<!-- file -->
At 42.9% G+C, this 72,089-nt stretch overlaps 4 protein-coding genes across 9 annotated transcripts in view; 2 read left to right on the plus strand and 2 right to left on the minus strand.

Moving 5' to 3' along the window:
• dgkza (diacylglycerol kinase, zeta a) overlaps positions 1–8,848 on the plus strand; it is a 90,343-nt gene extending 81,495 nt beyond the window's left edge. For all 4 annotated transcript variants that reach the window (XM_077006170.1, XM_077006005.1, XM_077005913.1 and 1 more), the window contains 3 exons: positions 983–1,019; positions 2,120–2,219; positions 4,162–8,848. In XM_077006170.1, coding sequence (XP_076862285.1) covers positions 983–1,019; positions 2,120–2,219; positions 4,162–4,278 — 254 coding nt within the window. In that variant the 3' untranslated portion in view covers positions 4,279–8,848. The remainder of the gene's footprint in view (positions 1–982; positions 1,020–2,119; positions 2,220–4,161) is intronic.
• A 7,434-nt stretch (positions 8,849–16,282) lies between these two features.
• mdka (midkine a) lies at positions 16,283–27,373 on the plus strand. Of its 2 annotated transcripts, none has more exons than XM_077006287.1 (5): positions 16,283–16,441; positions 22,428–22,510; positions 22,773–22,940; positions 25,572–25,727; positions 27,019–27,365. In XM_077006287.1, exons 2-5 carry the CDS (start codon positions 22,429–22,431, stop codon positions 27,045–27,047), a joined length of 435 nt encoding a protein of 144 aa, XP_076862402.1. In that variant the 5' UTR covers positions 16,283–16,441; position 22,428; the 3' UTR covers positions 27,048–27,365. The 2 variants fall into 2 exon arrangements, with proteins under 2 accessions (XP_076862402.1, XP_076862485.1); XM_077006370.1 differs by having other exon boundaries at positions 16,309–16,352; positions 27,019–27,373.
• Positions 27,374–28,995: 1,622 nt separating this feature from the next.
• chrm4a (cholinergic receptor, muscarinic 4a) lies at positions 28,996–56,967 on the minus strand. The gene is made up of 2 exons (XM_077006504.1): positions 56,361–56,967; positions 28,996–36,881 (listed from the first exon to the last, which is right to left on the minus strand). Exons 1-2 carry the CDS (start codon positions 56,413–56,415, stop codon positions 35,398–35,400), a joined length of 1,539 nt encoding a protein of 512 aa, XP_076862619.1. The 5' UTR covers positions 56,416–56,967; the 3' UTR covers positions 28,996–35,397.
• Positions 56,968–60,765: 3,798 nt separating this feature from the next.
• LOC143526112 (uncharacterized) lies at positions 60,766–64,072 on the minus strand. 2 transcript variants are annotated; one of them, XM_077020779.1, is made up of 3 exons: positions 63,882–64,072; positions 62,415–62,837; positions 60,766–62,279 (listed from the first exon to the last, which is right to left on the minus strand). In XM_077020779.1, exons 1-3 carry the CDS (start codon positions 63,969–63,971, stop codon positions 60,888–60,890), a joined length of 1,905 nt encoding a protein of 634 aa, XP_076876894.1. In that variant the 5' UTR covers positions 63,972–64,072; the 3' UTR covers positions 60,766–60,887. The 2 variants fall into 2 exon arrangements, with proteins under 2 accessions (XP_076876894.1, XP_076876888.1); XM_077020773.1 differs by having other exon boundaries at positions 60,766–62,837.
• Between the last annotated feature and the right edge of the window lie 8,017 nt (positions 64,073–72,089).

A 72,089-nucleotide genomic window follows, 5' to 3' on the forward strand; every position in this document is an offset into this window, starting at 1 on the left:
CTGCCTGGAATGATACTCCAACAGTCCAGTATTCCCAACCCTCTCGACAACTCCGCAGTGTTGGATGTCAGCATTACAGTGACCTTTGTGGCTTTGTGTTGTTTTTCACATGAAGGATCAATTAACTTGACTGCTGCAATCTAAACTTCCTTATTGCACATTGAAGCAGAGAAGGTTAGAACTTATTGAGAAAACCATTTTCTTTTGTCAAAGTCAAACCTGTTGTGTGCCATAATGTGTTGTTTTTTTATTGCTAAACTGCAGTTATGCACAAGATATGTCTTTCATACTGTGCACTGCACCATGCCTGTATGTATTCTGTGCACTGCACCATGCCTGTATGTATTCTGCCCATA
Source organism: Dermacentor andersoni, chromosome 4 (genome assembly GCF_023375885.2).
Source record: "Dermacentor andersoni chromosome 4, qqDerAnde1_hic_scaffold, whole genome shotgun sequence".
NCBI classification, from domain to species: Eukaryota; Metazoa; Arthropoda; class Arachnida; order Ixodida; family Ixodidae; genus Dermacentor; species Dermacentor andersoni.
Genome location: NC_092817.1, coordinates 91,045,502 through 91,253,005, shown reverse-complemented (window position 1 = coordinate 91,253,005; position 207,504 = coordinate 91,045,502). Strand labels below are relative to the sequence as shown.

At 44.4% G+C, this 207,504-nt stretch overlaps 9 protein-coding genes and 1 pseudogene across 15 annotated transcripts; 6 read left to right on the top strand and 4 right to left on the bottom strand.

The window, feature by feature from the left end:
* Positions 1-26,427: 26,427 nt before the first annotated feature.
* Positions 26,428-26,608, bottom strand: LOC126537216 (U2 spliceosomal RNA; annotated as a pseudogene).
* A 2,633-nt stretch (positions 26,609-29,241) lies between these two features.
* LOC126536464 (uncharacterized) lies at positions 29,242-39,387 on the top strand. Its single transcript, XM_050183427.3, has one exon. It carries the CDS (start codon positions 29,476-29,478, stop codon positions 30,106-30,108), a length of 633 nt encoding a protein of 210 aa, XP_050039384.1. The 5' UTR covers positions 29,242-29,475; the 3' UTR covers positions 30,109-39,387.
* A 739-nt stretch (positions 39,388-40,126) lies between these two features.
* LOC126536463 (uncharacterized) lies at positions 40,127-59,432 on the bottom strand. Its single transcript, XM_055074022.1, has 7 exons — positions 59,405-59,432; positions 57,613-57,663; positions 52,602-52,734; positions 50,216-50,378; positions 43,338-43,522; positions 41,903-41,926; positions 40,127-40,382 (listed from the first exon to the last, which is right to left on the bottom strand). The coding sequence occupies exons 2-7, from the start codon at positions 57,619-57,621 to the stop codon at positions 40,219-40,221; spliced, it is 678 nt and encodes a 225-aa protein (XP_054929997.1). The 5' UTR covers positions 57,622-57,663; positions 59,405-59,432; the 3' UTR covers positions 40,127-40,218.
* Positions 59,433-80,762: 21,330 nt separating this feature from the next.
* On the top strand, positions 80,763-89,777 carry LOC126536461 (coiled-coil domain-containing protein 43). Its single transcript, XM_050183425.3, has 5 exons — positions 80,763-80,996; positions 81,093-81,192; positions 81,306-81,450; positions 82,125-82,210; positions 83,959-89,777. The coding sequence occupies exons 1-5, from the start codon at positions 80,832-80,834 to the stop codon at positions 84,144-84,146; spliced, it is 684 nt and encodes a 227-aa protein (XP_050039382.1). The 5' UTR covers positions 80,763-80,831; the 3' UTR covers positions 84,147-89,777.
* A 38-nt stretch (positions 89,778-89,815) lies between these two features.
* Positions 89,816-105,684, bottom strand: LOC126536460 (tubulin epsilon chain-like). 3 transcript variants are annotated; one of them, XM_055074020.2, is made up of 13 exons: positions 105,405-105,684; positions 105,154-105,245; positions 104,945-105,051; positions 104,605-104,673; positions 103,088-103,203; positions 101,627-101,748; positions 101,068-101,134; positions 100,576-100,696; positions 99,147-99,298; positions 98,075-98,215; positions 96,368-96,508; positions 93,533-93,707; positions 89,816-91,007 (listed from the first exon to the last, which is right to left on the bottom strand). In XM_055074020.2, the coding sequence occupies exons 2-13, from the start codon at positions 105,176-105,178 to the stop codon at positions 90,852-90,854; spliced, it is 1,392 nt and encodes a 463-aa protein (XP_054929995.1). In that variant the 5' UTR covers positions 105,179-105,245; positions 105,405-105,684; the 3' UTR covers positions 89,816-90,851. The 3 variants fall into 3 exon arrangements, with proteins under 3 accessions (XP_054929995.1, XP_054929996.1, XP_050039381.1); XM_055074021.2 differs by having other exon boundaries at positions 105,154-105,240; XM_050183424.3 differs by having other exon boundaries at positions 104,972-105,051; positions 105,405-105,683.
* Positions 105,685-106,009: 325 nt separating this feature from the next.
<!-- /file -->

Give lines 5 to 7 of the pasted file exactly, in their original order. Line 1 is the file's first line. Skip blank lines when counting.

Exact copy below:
• mdka (midkine a) lies at positions 16,283–27,373 on the plus strand. Of its 2 annotated transcripts, none has more exons than XM_077006287.1 (5): positions 16,283–16,441; positions 22,428–22,510; positions 22,773–22,940; positions 25,572–25,727; positions 27,019–27,365. In XM_077006287.1, exons 2-5 carry the CDS (start codon positions 22,429–22,431, stop codon positions 27,045–27,047), a joined length of 435 nt encoding a protein of 144 aa, XP_076862402.1. In that variant the 5' UTR covers positions 16,283–16,441; position 22,428; the 3' UTR covers positions 27,048–27,365. The 2 variants fall into 2 exon arrangements, with proteins under 2 accessions (XP_076862402.1, XP_076862485.1); XM_077006370.1 differs by having other exon boundaries at positions 16,309–16,352; positions 27,019–27,373.
• Positions 27,374–28,995: 1,622 nt separating this feature from the next.
• chrm4a (cholinergic receptor, muscarinic 4a) lies at positions 28,996–56,967 on the minus strand. The gene is made up of 2 exons (XM_077006504.1): positions 56,361–56,967; positions 28,996–36,881 (listed from the first exon to the last, which is right to left on the minus strand). Exons 1-2 carry the CDS (start codon positions 56,413–56,415, stop codon positions 35,398–35,400), a joined length of 1,539 nt encoding a protein of 512 aa, XP_076862619.1. The 5' UTR covers positions 56,416–56,967; the 3' UTR covers positions 28,996–35,397.